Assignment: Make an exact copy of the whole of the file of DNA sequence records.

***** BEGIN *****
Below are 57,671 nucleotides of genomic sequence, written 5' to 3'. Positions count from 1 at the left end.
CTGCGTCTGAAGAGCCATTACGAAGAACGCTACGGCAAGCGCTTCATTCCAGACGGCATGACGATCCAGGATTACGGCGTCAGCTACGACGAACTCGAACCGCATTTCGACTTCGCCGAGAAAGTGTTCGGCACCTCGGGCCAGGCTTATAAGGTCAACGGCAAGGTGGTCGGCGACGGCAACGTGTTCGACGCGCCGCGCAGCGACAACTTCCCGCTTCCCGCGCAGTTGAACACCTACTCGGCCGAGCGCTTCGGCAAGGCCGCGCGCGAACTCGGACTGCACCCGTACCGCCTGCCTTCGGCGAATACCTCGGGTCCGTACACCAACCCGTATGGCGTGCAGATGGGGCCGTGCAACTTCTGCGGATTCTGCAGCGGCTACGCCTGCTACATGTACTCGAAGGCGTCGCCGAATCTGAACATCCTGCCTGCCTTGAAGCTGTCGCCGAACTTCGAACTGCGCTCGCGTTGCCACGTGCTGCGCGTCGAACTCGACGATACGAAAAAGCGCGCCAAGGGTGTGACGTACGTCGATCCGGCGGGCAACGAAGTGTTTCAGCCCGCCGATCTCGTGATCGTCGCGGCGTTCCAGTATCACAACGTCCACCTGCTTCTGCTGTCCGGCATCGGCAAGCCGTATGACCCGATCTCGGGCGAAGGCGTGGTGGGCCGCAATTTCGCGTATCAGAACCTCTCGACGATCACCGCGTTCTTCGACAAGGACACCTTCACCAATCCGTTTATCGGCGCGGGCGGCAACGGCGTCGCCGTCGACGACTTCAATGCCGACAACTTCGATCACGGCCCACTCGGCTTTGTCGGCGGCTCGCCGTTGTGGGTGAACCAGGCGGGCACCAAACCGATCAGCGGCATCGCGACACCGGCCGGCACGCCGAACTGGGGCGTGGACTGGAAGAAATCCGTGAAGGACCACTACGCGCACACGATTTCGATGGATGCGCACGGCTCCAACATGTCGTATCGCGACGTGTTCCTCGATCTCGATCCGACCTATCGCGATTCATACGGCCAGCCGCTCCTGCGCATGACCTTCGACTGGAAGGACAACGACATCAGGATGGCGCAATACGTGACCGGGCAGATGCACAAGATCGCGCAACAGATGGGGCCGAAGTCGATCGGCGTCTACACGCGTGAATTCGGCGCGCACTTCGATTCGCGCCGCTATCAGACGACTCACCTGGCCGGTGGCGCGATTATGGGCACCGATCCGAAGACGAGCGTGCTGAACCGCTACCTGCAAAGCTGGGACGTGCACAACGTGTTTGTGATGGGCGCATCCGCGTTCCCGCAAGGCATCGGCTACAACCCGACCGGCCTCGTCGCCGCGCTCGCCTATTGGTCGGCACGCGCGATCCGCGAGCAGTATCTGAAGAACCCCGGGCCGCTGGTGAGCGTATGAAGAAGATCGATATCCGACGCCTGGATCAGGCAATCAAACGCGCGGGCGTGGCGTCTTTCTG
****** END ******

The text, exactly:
Below are 57,671 nucleotides of genomic sequence, written 5' to 3'. Positions count from 1 at the left end.
CTGCGTCTGAAGAGCCATTACGAAGAACGCTACGGCAAGCGCTTCATTCCAGACGGCATGACGATCCAGGATTACGGCGTCAGCTACGACGAACTCGAACCGCATTTCGACTTCGCCGAGAAAGTGTTCGGCACCTCGGGCCAGGCTTATAAGGTCAACGGCAAGGTGGTCGGCGACGGCAACGTGTTCGACGCGCCGCGCAGCGACAACTTCCCGCTTCCCGCGCAGTTGAACACCTACTCGGCCGAGCGCTTCGGCAAGGCCGCGCGCGAACTCGGACTGCACCCGTACCGCCTGCCTTCGGCGAATACCTCGGGTCCGTACACCAACCCGTATGGCGTGCAGATGGGGCCGTGCAACTTCTGCGGATTCTGCAGCGGCTACGCCTGCTACATGTACTCGAAGGCGTCGCCGAATCTGAACATCCTGCCTGCCTTGAAGCTGTCGCCGAACTTCGAACTGCGCTCGCGTTGCCACGTGCTGCGCGTCGAACTCGACGATACGAAAAAGCGCGCCAAGGGTGTGACGTACGTCGATCCGGCGGGCAACGAAGTGTTTCAGCCCGCCGATCTCGTGATCGTCGCGGCGTTCCAGTATCACAACGTCCACCTGCTTCTGCTGTCCGGCATCGGCAAGCCGTATGACCCGATCTCGGGCGAAGGCGTGGTGGGCCGCAATTTCGCGTATCAGAACCTCTCGACGATCACCGCGTTCTTCGACAAGGACACCTTCACCAATCCGTTTATCGGCGCGGGCGGCAACGGCGTCGCCGTCGACGACTTCAATGCCGACAACTTCGATCACGGCCCACTCGGCTTTGTCGGCGGCTCGCCGTTGTGGGTGAACCAGGCGGGCACCAAACCGATCAGCGGCATCGCGACACCGGCCGGCACGCCGAACTGGGGCGTGGACTGGAAGAAATCCGTGAAGGACCACTACGCGCACACGATTTCGATGGATGCGCACGGCTCCAACATGTCGTATCGCGACGTGTTCCTCGATCTCGATCCGACCTATCGCGATTCATACGGCCAGCCGCTCCTGCGCATGACCTTCGACTGGAAGGACAACGACATCAGGATGGCGCAATACGTGACCGGGCAGATGCACAAGATCGCGCAACAGATGGGGCCGAAGTCGATCGGCGTCTACACGCGTGAATTCGGCGCGCACTTCGATTCGCGCCGCTATCAGACGACTCACCTGGCCGGTGGCGCGATTATGGGCACCGATCCGAAGACGAGCGTGCTGAACCGCTACCTGCAAAGCTGGGACGTGCACAACGTGTTTGTGATGGGCGCATCCGCGTTCCCGCAAGGCATCGGCTACAACCCGACCGGCCTCGTCGCCGCGCTCGCCTATTGGTCGGCACGCGCGATCCGCGAGCAGTATCTGAAGAACCCCGGGCCGCTGGTGAGCGTATGAAGAAGATCGATATCCGACGCCTGGATCAGGCAATCAAACGCGCGGGCGTGGCGTCTTTCTG